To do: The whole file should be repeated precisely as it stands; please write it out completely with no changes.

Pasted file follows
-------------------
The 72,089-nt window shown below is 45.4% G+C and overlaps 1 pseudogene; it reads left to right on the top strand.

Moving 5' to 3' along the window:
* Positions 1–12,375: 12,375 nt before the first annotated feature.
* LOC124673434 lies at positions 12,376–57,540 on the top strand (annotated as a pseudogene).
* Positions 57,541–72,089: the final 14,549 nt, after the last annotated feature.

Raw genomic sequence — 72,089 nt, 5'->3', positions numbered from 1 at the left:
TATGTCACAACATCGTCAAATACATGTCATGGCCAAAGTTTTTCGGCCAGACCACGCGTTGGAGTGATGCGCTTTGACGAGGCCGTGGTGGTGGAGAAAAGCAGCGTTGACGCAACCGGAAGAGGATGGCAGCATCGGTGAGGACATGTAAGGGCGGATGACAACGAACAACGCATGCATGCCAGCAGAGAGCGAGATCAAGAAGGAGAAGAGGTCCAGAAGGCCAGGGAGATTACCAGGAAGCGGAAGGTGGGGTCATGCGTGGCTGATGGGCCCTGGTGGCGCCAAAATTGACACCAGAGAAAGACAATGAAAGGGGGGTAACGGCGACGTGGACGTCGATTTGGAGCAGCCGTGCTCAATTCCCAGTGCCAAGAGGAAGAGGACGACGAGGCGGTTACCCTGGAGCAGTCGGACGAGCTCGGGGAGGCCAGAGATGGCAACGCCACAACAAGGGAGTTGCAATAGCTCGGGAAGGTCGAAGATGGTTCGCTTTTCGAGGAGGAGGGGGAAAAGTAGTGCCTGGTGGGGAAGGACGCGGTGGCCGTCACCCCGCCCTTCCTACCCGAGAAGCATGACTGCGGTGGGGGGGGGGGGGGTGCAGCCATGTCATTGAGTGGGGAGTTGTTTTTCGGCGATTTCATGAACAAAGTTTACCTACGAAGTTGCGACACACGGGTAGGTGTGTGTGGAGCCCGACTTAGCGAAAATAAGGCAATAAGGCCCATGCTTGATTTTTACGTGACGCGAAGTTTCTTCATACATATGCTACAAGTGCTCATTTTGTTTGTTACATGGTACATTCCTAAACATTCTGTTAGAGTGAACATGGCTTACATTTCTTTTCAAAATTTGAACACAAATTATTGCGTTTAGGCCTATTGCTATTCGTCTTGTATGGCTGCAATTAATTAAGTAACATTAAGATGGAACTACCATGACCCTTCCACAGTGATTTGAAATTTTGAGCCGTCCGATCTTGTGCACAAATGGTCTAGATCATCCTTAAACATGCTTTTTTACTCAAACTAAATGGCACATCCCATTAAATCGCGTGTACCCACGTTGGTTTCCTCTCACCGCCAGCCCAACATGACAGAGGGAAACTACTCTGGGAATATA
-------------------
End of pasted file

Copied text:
The 72,089-nt window shown below is 45.4% G+C and overlaps 1 pseudogene; it reads left to right on the top strand.

Moving 5' to 3' along the window:
* Positions 1–12,375: 12,375 nt before the first annotated feature.
* LOC124673434 lies at positions 12,376–57,540 on the top strand (annotated as a pseudogene).
* Positions 57,541–72,089: the final 14,549 nt, after the last annotated feature.

Raw genomic sequence — 72,089 nt, 5'->3', positions numbered from 1 at the left:
TATGTCACAACATCGTCAAATACATGTCATGGCCAAAGTTTTTCGGCCAGACCACGCGTTGGAGTGATGCGCTTTGACGAGGCCGTGGTGGTGGAGAAAAGCAGCGTTGACGCAACCGGAAGAGGATGGCAGCATCGGTGAGGACATGTAAGGGCGGATGACAACGAACAACGCATGCATGCCAGCAGAGAGCGAGATCAAGAAGGAGAAGAGGTCCAGAAGGCCAGGGAGATTACCAGGAAGCGGAAGGTGGGGTCATGCGTGGCTGATGGGCCCTGGTGGCGCCAAAATTGACACCAGAGAAAGACAATGAAAGGGGGGTAACGGCGACGTGGACGTCGATTTGGAGCAGCCGTGCTCAATTCCCAGTGCCAAGAGGAAGAGGACGACGAGGCGGTTACCCTGGAGCAGTCGGACGAGCTCGGGGAGGCCAGAGATGGCAACGCCACAACAAGGGAGTTGCAATAGCTCGGGAAGGTCGAAGATGGTTCGCTTTTCGAGGAGGAGGGGGAAAAGTAGTGCCTGGTGGGGAAGGACGCGGTGGCCGTCACCCCGCCCTTCCTACCCGAGAAGCATGACTGCGGTGGGGGGGGGGGGGGTGCAGCCATGTCATTGAGTGGGGAGTTGTTTTTCGGCGATTTCATGAACAAAGTTTACCTACGAAGTTGCGACACACGGGTAGGTGTGTGTGGAGCCCGACTTAGCGAAAATAAGGCAATAAGGCCCATGCTTGATTTTTACGTGACGCGAAGTTTCTTCATACATATGCTACAAGTGCTCATTTTGTTTGTTACATGGTACATTCCTAAACATTCTGTTAGAGTGAACATGGCTTACATTTCTTTTCAAAATTTGAACACAAATTATTGCGTTTAGGCCTATTGCTATTCGTCTTGTATGGCTGCAATTAATTAAGTAACATTAAGATGGAACTACCATGACCCTTCCACAGTGATTTGAAATTTTGAGCCGTCCGATCTTGTGCACAAATGGTCTAGATCATCCTTAAACATGCTTTTTTACTCAAACTAAATGGCACATCCCATTAAATCGCGTGTACCCACGTTGGTTTCCTCTCACCGCCAGCCCAACATGACAGAGGGAAACTACTCTGGGAATATA